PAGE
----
By Phil Wahba
February 29, 2016

Good staff costs money, as retailers discovered this holiday season.

A number of major retailers, ranging from Sears (shld) to Kohl’s (kss) to home improvement chain Lowe’s (low) pointed to higher wages for store workers as a factor pinching their financial results and 2016 forecasts. It’s hardly surprising, given the tight labor market that give stores associates more choices if they’re not happy somewhere.

U.S. employment fell below 5% in January, meaning retailers have to fight harder for good workers, who in turn will fight hard to help those stores win their share of a stagnating retail pie.

As these stores continue to battle each other and Amazon.com (amzn), store operations have gotten more complex, meaning they need top notch motivated staff. Working a store is about much more now than greeting customers and running back and forth between the sales floor and the stockroom. Now, staff at many retailers has to be able to help customers navigate mobile apps, assist with the growing proportion of online orders that are filled with store merchandise and be able to check out customers with handheld devices anywhere in the store.

So top stores warned investors to expect margins to continue to be squeezed.

“Store payroll is going to grow. We’re seeing the wage pressure. We’re not immune to it,” Kohl’s Chief Financial Officer Wes McDonald told Wall Street analysts last week on a conference call. Kohl’s expects comparable sales to be flat, or rise 1% at most this year, so it can’t afford to have apathetic workers. Kohl’s is closing a sizable number stores for the first time in its history, shuttering 18 locations this year. McDonald’s said store wages make up one third of its sales, general and administrative (SGA) costs.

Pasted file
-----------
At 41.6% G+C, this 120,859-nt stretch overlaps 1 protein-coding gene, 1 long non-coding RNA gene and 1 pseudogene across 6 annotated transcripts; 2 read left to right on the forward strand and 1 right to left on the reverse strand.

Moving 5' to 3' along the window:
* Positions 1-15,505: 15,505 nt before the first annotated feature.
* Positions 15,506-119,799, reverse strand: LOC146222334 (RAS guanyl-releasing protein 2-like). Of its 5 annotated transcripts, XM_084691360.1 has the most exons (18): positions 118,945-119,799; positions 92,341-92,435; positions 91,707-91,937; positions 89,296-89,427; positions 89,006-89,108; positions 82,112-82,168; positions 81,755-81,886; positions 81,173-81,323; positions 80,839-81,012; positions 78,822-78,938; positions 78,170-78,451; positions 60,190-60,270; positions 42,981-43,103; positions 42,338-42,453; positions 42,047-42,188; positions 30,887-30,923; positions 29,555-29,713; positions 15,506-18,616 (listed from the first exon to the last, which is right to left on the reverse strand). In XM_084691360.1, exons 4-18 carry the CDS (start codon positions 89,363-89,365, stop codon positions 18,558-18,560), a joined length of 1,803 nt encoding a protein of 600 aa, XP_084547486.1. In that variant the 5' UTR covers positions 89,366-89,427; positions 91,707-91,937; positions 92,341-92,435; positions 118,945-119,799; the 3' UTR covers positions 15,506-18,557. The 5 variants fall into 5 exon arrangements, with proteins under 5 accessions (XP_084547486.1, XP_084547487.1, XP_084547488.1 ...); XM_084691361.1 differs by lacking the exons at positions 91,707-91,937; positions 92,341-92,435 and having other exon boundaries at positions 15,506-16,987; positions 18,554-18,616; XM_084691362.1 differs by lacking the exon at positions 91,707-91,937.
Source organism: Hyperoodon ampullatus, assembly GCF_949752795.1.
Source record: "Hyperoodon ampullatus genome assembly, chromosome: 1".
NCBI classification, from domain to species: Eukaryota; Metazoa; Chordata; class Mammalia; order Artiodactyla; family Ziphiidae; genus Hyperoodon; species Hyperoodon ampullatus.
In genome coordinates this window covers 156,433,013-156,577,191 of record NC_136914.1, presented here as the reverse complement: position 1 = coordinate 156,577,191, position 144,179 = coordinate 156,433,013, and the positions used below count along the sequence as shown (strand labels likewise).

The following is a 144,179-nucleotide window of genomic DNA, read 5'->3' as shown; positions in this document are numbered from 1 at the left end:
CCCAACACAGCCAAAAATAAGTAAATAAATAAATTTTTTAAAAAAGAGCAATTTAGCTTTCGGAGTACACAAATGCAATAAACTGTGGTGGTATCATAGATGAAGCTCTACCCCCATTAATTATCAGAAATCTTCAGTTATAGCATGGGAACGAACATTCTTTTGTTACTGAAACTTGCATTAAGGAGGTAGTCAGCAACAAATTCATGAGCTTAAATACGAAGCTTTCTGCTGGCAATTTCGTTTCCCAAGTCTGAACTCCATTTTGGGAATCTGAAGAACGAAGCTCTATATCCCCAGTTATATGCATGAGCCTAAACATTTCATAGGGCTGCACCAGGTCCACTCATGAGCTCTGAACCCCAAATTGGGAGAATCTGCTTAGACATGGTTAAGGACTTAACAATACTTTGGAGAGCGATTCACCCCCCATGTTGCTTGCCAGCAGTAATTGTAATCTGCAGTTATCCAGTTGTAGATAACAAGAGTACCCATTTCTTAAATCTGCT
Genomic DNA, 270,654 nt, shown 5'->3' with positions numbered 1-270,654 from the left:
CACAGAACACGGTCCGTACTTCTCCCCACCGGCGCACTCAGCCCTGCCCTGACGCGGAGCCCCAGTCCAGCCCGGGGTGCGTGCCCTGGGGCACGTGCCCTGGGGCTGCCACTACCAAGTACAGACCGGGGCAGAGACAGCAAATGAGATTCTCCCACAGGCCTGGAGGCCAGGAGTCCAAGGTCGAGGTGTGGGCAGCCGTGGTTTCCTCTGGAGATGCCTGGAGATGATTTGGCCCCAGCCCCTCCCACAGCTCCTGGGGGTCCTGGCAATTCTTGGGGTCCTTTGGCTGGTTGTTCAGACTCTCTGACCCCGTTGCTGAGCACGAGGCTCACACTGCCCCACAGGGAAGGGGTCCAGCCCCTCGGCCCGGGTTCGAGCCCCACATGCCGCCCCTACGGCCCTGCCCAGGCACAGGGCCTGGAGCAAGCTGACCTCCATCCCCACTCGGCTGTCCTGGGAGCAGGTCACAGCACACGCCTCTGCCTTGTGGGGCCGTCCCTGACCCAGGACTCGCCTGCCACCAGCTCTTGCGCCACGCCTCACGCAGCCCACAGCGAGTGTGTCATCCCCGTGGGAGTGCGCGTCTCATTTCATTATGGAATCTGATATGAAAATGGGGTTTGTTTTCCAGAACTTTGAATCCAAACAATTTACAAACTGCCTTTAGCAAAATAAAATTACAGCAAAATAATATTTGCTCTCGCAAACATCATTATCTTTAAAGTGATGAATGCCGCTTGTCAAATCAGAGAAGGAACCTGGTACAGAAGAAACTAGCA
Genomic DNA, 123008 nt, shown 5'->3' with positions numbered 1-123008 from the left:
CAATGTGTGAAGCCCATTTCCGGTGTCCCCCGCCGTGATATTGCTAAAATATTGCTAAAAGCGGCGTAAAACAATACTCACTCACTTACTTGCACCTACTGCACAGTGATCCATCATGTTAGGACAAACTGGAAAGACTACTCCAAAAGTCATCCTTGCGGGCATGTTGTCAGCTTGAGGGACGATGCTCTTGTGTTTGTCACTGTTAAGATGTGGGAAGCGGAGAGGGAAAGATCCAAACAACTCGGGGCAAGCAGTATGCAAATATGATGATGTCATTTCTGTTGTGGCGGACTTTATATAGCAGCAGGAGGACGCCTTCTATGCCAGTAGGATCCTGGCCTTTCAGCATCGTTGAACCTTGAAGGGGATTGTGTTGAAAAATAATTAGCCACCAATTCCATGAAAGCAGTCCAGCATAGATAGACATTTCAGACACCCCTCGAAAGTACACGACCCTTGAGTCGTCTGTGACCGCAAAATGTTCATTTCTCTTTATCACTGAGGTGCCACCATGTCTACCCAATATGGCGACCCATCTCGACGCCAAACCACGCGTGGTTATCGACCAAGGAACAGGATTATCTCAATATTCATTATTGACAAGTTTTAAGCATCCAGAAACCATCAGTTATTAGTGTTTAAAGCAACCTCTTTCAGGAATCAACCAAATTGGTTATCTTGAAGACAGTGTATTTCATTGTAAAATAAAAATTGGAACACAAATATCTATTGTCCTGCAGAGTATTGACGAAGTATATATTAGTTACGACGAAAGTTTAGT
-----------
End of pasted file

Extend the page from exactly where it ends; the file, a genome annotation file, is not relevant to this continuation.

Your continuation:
Others were more outspoken.

Sears Holdings CEO Eddie Lampert told shareholders in a letter last week to explaining the latest round of disastrous financial results for his company higher minimum wages “can be the straw that breaks the camel’s back, causing stores to close and eliminate jobs.” (But let’s not forget shoppers abandoning Sears and sister chain Kmart in droves as a factor. Annual comparable sales at Sears Holdings have not risen once since 2005, when Lampert, a hedge fund manager, engineered their merger.)

Last year Walmart, (wmt) announced a two-part wage increase for hundreds of thousands of workers aimed at lowering employee turnover and improving customer service, a bête noire for the world’s largest retailer for years. But that has also eaten into Wal-Mart Stores’ profit. But some 70% of Walmart stores now get a passing grade, up a few percentage points from a year ago, and Walmart’s customer service marks are rising.

At the same time, Walmart’s move forced other retailers to follow suit.

 

TJX Cos (tjx), which last year also raised its minimum wage, and has warned investors it will hit the bottom line. TJX CFO Scott Goldenberg said tlast week wage initiative would lower earnings by 3% in the first quarter. At the some time, it’s probably money well spent: comparable sales at the owner of T.J. Maxx and Marshalls saw one of the highest increases among major retailers during the holiday quarter.

And the list goes on. Lowe’s (low) CFO Robert Hull also mentioned wage pressure, saying he expects unusually high wage inflation this year.

 

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